Be attentive Puppy…!!! § Ethics is the fundamental art of managing our personal conduct. § It covers a large field of human consciousness. § It opens us to values of integrity and social responsibility, to public spiritedness, environmental protection, humanism in patient care, life’s value, quality of life, etc. § It applies to all human beings whatever their religion.
Hey! Kittens, do you see how marvelous and important it is for our profession!!! § Ethics introduces reflection on principles common to all mankind. § It tends to make all human groups more aware and focused and to penetrate our functioning in society. So our professional lives are happier and more fulfilling
Is it now a little clearer? I will see with the applications. Differences between morals and ethics Morals Ethics - has a religious connotation, - has a non-religious connotation, - it is outside of the - it comes from our inner self, individual, - it calls upon us with authority, - it presupposes obedience - it is an unbreakable rule. - it makes us aware of our responsibilities, - it brings discernment and knowledgeable judgment, - it is judged individually. (Jacques Benoit, 2000, p. 33)
I think that in spite of the numerous current references to ethics, morals maintain all their value. They support all the reasoning in our personal and professional conduct. But if we have ethics, are morals still needed? What do you think, Toucan?
Morals are at the base of all those ethical principles !
Thus, morals remain the basis for our conduct? ? ? Oh yes, Little Devil!!! They are not outdated. . !
We need more clarification! Mister Owl, please give us some concrete definitions before Kitty is tangled up! With pleasure, Toucan! Yes, that might help me!
Applied ethics Gosh! Another term!!! Oh la la! It’s getting complicated!!! n n Is an ethical problem-solving approach as those problems lived and dealt with are in various milieus of life. To solve them calls for an individual and collective critical-thinking process. It took root in the situational ethics movement introduced by Joseph Fletcher and Jonsen and Toulimin.
Watch out kittens!!! Applied Ethics n This philosophical way of thinking distanced itself from traditional moral thinking and renewed casuistry (part of morals which tries to solve consciousness problems) by urging ethicians to play a part in social issues. http: //www. usherbrooke. ca/cirea/recherche/lexique. html#%C 9 thique %20 appliqu%E 9 e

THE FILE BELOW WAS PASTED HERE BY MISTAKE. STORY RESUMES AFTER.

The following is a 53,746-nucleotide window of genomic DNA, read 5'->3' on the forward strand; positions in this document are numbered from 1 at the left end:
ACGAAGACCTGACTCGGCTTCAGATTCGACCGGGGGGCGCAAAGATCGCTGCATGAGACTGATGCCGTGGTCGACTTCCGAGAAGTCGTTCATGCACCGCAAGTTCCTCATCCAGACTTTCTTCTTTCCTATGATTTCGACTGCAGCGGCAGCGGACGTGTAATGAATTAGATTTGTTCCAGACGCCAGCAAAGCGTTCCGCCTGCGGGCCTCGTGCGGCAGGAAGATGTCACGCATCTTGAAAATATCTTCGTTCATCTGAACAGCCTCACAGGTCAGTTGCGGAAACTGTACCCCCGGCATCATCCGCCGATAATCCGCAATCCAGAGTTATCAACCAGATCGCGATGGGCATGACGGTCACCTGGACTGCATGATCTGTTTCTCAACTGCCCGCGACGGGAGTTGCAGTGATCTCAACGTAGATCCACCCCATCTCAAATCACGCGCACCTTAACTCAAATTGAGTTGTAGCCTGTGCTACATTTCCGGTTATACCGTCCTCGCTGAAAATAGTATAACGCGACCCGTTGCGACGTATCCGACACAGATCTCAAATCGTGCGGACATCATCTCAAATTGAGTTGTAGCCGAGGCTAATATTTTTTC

Clinical Ethics § introduces thinking about ethics in the core of the practices in the field of health. § it deals with clinical practice and patient care. § Its objectives are: § clinical consultation, § lines of action and recommendations about the norms to be applied for ethical problems in the hospital, § ethical sensitisation to the milieu. (information & formation). http: //www. ethique. msss. gouv. qc. ca/site/download. php? id=3758544, 75, 1
Bioethics n n n I knew that bio means life… but I never thought it would imply such complex realities!!! “It is a thoughtful consideration of moral problems related to research on living beings and its applications. Bioethics deals with ideas to ensure the respect and protection of individual life in the face of the evolution of scientific knowledge and its possible applications: for example, euthanasia, organ transplant, cloning, stem cell research, etc. Bioethical rules are those which regulate research on living beings and its uses”. (http: //www. dictionnairebiologie. com/biologie/definition_48. html 40
It is important to understand those concepts well ! Yet one more thing!!!
Are there any other terms? ? ? Yes! Because we live in Quebec, We also need to have an idea of the term deontology. What is that Prof. Bookworm?
The French language makes a difference between the words ethics and deontology and their application to a profession like nursing. Why do I have to know that? Yes why? ? ? 43
Because if you ever work in a hospital or an organization where French is spoken, you will have to make the distinction. Yes, that’s interesting! But tell us what it is ? 44
Deontology was developed by the philsopher Kant. It encourages us to act so that we treat humanity, both in our own person and in that of another, always as an ends and never merely as a means.
This principle is interesting! It is a program in itself. Here a few details about it
Deontology is a duty-based ethics: it judges morality by examining the nature of actions and the will of agents rather than goals achieved. But Kitty, deontology applies to a limited field of a profession or a corporation. Listen to the next definition. I am not sure I understand!!!
Differences between deontology and ethics in French § The word deontology comes from the Greek root “deont” which mean “need” or “obligation”. § “ Deontology is a standard of behaviour, but it operates within a corporate domain. § A professional community is linked by a savoir-faire that its standards aim to protect and promote ”. Then this is the difference!!!